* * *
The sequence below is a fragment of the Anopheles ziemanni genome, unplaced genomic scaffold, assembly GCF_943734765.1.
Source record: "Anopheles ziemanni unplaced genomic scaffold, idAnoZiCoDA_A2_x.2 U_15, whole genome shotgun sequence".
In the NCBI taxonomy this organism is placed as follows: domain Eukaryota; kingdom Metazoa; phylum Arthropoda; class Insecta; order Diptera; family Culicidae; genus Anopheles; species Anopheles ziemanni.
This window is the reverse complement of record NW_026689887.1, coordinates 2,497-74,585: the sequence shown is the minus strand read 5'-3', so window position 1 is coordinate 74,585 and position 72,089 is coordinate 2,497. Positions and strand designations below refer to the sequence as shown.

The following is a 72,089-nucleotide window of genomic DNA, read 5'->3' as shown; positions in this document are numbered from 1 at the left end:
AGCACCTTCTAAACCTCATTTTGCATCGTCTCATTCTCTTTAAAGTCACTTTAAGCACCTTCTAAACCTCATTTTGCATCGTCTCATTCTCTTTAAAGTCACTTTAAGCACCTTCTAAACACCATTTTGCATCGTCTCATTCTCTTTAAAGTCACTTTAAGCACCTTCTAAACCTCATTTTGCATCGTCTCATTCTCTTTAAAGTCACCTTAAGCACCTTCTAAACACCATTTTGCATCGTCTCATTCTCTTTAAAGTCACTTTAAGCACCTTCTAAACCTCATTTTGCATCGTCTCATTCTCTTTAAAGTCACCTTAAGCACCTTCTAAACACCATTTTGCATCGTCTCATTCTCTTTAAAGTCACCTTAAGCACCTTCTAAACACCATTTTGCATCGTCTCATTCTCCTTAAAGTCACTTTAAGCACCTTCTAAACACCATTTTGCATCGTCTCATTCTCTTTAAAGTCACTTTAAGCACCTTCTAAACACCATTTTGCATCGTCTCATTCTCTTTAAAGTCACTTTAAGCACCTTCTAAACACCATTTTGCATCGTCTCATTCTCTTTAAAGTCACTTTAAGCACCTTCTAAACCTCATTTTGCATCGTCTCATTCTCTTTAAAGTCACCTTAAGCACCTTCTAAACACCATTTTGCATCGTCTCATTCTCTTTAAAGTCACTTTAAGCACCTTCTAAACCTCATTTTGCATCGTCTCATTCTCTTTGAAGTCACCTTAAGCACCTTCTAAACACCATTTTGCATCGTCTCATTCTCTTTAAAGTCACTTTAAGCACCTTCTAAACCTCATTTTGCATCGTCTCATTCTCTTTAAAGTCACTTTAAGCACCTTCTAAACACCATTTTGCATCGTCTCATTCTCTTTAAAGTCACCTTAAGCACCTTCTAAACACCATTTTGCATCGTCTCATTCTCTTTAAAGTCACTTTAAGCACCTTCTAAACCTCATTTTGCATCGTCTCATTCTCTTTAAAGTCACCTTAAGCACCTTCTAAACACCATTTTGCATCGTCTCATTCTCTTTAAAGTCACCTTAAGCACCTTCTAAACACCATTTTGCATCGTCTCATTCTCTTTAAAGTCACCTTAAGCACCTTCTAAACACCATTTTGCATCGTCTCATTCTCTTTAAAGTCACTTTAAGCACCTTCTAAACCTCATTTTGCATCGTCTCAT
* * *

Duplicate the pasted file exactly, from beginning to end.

The sequence below is a fragment of the Anopheles ziemanni genome, unplaced genomic scaffold, assembly GCF_943734765.1.
Source record: "Anopheles ziemanni unplaced genomic scaffold, idAnoZiCoDA_A2_x.2 U_15, whole genome shotgun sequence".
In the NCBI taxonomy this organism is placed as follows: domain Eukaryota; kingdom Metazoa; phylum Arthropoda; class Insecta; order Diptera; family Culicidae; genus Anopheles; species Anopheles ziemanni.
This window is the reverse complement of record NW_026689887.1, coordinates 2,497-74,585: the sequence shown is the minus strand read 5'-3', so window position 1 is coordinate 74,585 and position 72,089 is coordinate 2,497. Positions and strand designations below refer to the sequence as shown.

The following is a 72,089-nucleotide window of genomic DNA, read 5'->3' as shown; positions in this document are numbered from 1 at the left end:
AGCACCTTCTAAACCTCATTTTGCATCGTCTCATTCTCTTTAAAGTCACTTTAAGCACCTTCTAAACCTCATTTTGCATCGTCTCATTCTCTTTAAAGTCACTTTAAGCACCTTCTAAACACCATTTTGCATCGTCTCATTCTCTTTAAAGTCACTTTAAGCACCTTCTAAACCTCATTTTGCATCGTCTCATTCTCTTTAAAGTCACCTTAAGCACCTTCTAAACACCATTTTGCATCGTCTCATTCTCTTTAAAGTCACTTTAAGCACCTTCTAAACCTCATTTTGCATCGTCTCATTCTCTTTAAAGTCACCTTAAGCACCTTCTAAACACCATTTTGCATCGTCTCATTCTCTTTAAAGTCACCTTAAGCACCTTCTAAACACCATTTTGCATCGTCTCATTCTCCTTAAAGTCACTTTAAGCACCTTCTAAACACCATTTTGCATCGTCTCATTCTCTTTAAAGTCACTTTAAGCACCTTCTAAACACCATTTTGCATCGTCTCATTCTCTTTAAAGTCACTTTAAGCACCTTCTAAACACCATTTTGCATCGTCTCATTCTCTTTAAAGTCACTTTAAGCACCTTCTAAACCTCATTTTGCATCGTCTCATTCTCTTTAAAGTCACCTTAAGCACCTTCTAAACACCATTTTGCATCGTCTCATTCTCTTTAAAGTCACTTTAAGCACCTTCTAAACCTCATTTTGCATCGTCTCATTCTCTTTGAAGTCACCTTAAGCACCTTCTAAACACCATTTTGCATCGTCTCATTCTCTTTAAAGTCACTTTAAGCACCTTCTAAACCTCATTTTGCATCGTCTCATTCTCTTTAAAGTCACTTTAAGCACCTTCTAAACACCATTTTGCATCGTCTCATTCTCTTTAAAGTCACCTTAAGCACCTTCTAAACACCATTTTGCATCGTCTCATTCTCTTTAAAGTCACTTTAAGCACCTTCTAAACCTCATTTTGCATCGTCTCATTCTCTTTAAAGTCACCTTAAGCACCTTCTAAACACCATTTTGCATCGTCTCATTCTCTTTAAAGTCACCTTAAGCACCTTCTAAACACCATTTTGCATCGTCTCATTCTCTTTAAAGTCACCTTAAGCACCTTCTAAACACCATTTTGCATCGTCTCATTCTCTTTAAAGTCACTTTAAGCACCTTCTAAACCTCATTTTGCATCGTCTCAT